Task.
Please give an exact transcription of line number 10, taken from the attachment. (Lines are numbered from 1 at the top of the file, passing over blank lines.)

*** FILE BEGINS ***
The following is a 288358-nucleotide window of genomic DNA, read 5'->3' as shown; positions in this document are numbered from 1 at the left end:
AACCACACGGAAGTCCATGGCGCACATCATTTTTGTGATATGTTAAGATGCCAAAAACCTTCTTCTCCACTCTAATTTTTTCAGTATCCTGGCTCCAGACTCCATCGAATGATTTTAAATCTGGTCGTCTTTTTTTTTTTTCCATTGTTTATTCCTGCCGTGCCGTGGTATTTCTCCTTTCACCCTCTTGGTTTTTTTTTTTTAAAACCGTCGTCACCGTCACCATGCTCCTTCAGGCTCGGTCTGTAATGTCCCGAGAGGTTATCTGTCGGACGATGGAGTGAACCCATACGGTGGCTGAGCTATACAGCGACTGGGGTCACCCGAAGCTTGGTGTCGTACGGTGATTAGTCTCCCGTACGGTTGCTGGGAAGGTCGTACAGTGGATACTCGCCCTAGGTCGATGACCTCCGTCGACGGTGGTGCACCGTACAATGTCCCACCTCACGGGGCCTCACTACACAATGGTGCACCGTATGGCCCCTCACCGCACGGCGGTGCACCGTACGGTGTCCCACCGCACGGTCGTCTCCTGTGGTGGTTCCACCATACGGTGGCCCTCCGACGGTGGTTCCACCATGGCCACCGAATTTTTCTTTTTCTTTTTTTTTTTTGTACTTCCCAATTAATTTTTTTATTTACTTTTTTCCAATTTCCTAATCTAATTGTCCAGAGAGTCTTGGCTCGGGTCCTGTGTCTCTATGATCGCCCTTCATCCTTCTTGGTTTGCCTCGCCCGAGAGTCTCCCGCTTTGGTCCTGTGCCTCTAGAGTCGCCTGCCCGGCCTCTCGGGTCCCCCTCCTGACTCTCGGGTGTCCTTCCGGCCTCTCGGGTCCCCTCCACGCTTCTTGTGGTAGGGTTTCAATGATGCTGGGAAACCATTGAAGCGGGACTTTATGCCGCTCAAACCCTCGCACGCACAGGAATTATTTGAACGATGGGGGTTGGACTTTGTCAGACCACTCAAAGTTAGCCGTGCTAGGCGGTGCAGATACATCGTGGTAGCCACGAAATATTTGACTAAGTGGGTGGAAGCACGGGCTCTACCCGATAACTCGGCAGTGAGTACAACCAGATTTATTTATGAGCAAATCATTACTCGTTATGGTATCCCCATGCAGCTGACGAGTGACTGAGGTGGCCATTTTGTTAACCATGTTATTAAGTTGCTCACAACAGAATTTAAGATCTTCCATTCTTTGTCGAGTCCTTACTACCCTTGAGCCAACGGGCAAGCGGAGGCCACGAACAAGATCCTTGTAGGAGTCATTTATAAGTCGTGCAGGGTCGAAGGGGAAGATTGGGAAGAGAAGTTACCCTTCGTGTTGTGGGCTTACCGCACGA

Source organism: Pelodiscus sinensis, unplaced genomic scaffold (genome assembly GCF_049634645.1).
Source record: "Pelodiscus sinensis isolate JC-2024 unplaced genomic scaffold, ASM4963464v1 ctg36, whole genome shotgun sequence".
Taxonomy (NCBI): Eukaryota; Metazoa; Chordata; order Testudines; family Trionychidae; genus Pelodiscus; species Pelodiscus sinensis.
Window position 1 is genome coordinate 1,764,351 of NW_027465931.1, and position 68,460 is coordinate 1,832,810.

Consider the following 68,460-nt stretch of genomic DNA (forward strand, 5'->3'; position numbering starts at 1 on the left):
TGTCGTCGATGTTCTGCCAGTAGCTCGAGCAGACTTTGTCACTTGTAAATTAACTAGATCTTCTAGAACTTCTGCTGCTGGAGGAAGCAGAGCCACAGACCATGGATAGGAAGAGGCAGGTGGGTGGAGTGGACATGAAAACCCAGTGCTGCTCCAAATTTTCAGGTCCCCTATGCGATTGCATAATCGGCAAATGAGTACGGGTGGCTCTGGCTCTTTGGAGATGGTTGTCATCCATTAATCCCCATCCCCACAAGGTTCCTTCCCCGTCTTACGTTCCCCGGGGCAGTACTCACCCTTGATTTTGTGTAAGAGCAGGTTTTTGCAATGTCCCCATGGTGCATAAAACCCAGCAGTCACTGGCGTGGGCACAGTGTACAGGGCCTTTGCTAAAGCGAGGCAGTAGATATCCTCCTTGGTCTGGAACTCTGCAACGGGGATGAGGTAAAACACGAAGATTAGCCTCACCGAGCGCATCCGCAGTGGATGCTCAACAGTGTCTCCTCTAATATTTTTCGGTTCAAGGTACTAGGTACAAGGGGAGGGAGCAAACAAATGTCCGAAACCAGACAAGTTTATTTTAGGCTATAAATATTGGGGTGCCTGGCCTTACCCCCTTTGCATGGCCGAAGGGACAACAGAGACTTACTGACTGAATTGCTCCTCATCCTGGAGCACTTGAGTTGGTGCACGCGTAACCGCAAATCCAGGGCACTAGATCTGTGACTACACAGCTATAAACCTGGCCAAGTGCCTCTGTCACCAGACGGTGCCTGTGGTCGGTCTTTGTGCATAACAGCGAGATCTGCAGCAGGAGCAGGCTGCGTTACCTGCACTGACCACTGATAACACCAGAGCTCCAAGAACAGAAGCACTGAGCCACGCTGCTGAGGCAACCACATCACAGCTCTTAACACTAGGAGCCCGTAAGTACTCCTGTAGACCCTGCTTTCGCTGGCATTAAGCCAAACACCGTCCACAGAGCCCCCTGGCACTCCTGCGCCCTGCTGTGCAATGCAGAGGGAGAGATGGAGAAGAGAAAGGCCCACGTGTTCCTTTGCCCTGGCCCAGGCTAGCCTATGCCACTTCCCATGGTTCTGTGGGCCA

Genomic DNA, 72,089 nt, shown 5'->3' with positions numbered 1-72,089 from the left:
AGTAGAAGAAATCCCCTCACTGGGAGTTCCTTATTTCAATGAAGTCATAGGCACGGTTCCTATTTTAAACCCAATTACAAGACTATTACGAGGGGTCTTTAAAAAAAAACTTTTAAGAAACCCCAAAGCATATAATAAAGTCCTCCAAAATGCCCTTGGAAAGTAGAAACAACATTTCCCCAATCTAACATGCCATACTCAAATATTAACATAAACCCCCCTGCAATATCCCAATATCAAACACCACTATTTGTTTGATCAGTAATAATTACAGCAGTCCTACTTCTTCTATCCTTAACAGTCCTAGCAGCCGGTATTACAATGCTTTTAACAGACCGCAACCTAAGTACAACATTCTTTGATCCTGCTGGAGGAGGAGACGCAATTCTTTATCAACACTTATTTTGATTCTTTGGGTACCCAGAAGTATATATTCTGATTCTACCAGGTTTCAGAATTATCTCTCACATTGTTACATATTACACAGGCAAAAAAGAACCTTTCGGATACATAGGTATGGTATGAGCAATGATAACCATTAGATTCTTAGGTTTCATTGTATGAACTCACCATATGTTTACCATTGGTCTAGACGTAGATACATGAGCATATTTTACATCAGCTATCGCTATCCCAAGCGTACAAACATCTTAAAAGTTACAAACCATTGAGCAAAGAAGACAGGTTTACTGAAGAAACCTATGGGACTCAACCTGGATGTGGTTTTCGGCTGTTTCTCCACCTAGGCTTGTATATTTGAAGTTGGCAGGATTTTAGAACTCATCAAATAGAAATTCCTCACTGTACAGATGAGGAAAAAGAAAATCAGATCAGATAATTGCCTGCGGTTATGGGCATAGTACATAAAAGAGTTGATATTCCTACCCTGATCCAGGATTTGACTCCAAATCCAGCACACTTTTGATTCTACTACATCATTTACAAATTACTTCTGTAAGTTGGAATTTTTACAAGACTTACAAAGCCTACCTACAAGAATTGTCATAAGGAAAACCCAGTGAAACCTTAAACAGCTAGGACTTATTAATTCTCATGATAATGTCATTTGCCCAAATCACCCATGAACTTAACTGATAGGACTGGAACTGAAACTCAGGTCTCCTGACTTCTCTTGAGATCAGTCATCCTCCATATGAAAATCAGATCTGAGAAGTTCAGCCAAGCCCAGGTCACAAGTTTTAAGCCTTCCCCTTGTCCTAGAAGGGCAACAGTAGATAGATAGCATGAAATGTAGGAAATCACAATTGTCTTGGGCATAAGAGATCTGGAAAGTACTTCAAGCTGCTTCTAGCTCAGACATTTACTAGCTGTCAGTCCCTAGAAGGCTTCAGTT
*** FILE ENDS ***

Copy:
AGTAGAAGAAATCCCCTCACTGGGAGTTCCTTATTTCAATGAAGTCATAGGCACGGTTCCTATTTTAAACCCAATTACAAGACTATTACGAGGGGTCTTTAAAAAAAAACTTTTAAGAAACCCCAAAGCATATAATAAAGTCCTCCAAAATGCCCTTGGAAAGTAGAAACAACATTTCCCCAATCTAACATGCCATACTCAAATATTAACATAAACCCCCCTGCAATATCCCAATATCAAACACCACTATTTGTTTGATCAGTAATAATTACAGCAGTCCTACTTCTTCTATCCTTAACAGTCCTAGCAGCCGGTATTACAATGCTTTTAACAGACCGCAACCTAAGTACAACATTCTTTGATCCTGCTGGAGGAGGAGACGCAATTCTTTATCAACACTTATTTTGATTCTTTGGGTACCCAGAAGTATATATTCTGATTCTACCAGGTTTCAGAATTATCTCTCACATTGTTACATATTACACAGGCAAAAAAGAACCTTTCGGATACATAGGTATGGTATGAGCAATGATAACCATTAGATTCTTAGGTTTCATTGTATGAACTCACCATATGTTTACCATTGGTCTAGACGTAGATACATGAGCATATTTTACATCAGCTATCGCTATCCCAAGCGTACAAACATCTTAAAAGTTACAAACCATTGAGCAAAGAAGACAGGTTTACTGAAGAAACCTATGGGACTCAACCTGGATGTGGTTTTCGGCTGTTTCTCCACCTAGGCTTGTATATTTGAAGTTGGCAGGATTTTAGAACTCATCAAATAGAAATTCCTCACTGTACAGATGAGGAAAAAGAAAATCAGATCAGATAATTGCCTGCGGTTATGGGCATAGTACATAAAAGAGTTGATATTCCTACCCTGATCCAGGATTTGACTCCAAATCCAGCACACTTTTGATTCTACTACATCATTTACAAATTACTTCTGTAAGTTGGAATTTTTACAAGACTTACAAAGCCTACCTACAAGAATTGTCATAAGGAAAACCCAGTGAAACCTTAAACAGCTAGGACTTATTAATTCTCATGATAATGTCATTTGCCCAAATCACCCATGAACTTAACTGATAGGACTGGAACTGAAACTCAGGTCTCCTGACTTCTCTTGAGATCAGTCATCCTCCATATGAAAATCAGATCTGAGAAGTTCAGCCAAGCCCAGGTCACAAGTTTTAAGCCTTCCCCTTGTCCTAGAAGGGCAACAGTAGATAGATAGCATGAAATGTAGGAAATCACAATTGTCTTGGGCATAAGAGATCTGGAAAGTACTTCAAGCTGCTTCTAGCTCAGACATTTACTAGCTGTCAGTCCCTAGAAGGCTTCAGTT